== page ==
Carry A. Nation, the militant crusader against illegal saloons, launched her career of saloon-smashing in Kiowa. She and her followers in Medicine Lodge, her home town, had closed the local saloons by holding prayer meetings on their premises and displays of force. However, as the Women's Christian Temperance Unions jail evangelist, she found as many drunks as ever in the county jail. These men named Kiowa as their source of supply. A voice spoke to Carry, telling her to go to Kiowa and smash the saloons. On June 1, 1900, she attacked three "joints" in Kiowa, using stones, brickbats, full malt bottles, and one billiard ball as ammunition. Carry's attack surprised local officials, but because of the fact that the operation of such "joints" was illegal she was not jailed as she would be later in other communities. She did not adopt the use of her now famous hatchet until her visit to Wichita some six months later.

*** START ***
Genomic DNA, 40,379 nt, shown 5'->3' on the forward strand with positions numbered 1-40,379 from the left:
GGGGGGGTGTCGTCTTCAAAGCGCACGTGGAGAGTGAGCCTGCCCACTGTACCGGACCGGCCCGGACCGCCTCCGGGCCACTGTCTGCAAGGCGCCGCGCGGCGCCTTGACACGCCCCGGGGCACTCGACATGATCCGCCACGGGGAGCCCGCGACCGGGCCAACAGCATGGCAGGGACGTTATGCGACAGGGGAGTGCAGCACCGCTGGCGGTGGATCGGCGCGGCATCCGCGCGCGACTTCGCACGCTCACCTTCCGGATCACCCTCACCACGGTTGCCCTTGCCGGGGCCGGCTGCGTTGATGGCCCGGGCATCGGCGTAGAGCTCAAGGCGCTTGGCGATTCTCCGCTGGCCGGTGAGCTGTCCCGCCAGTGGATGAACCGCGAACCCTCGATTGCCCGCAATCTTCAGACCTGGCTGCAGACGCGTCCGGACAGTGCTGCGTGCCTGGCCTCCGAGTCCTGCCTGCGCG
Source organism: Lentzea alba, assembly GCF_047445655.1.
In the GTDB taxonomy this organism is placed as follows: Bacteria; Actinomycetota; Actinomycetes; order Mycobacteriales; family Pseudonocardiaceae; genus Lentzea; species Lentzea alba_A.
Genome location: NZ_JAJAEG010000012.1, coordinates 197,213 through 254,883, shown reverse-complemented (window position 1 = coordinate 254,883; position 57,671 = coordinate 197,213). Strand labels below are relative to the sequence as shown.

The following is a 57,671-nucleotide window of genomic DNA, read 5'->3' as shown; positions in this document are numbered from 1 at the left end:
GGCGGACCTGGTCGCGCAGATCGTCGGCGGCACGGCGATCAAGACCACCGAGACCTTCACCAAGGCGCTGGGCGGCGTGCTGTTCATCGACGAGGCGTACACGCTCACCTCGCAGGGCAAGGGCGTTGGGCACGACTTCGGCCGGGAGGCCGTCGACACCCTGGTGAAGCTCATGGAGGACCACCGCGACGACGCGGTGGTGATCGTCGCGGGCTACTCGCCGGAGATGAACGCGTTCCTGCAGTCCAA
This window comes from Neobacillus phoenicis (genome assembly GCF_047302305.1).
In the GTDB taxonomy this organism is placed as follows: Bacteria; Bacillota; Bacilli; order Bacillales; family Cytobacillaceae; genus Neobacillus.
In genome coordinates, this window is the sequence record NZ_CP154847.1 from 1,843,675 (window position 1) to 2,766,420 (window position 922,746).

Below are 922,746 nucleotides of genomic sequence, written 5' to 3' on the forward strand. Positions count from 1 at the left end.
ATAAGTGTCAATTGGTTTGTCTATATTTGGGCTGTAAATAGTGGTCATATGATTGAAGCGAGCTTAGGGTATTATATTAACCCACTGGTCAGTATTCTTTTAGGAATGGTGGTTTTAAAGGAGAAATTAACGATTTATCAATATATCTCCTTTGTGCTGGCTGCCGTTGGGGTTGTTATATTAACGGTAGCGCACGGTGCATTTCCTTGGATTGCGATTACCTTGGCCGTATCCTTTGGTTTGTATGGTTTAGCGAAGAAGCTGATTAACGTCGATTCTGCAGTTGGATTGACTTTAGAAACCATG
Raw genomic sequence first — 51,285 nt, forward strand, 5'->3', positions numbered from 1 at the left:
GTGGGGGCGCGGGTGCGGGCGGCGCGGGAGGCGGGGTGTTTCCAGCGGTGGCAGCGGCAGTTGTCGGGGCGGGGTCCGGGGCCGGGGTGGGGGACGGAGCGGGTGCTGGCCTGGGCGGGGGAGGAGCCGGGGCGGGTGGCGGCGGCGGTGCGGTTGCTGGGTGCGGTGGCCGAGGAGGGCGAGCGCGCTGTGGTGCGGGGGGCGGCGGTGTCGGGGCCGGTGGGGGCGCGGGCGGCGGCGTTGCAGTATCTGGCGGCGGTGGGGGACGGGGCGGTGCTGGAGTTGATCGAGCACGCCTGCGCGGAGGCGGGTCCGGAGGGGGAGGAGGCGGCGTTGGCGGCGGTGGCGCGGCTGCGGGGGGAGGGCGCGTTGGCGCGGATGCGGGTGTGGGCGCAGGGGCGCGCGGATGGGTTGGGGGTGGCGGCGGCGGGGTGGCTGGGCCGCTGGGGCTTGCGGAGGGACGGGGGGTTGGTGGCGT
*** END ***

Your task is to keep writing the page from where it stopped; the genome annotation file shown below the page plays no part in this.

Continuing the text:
The Kiowa attack quickly received national attention and instigated great debate even among the temperance organizations. Carry Nation spent the remainder of her life in the crusade against the liquor interests and lecturing on prohibition. She died June 9, 1911.
Visit the Home Page for Kansas
A service of the Kansas State Library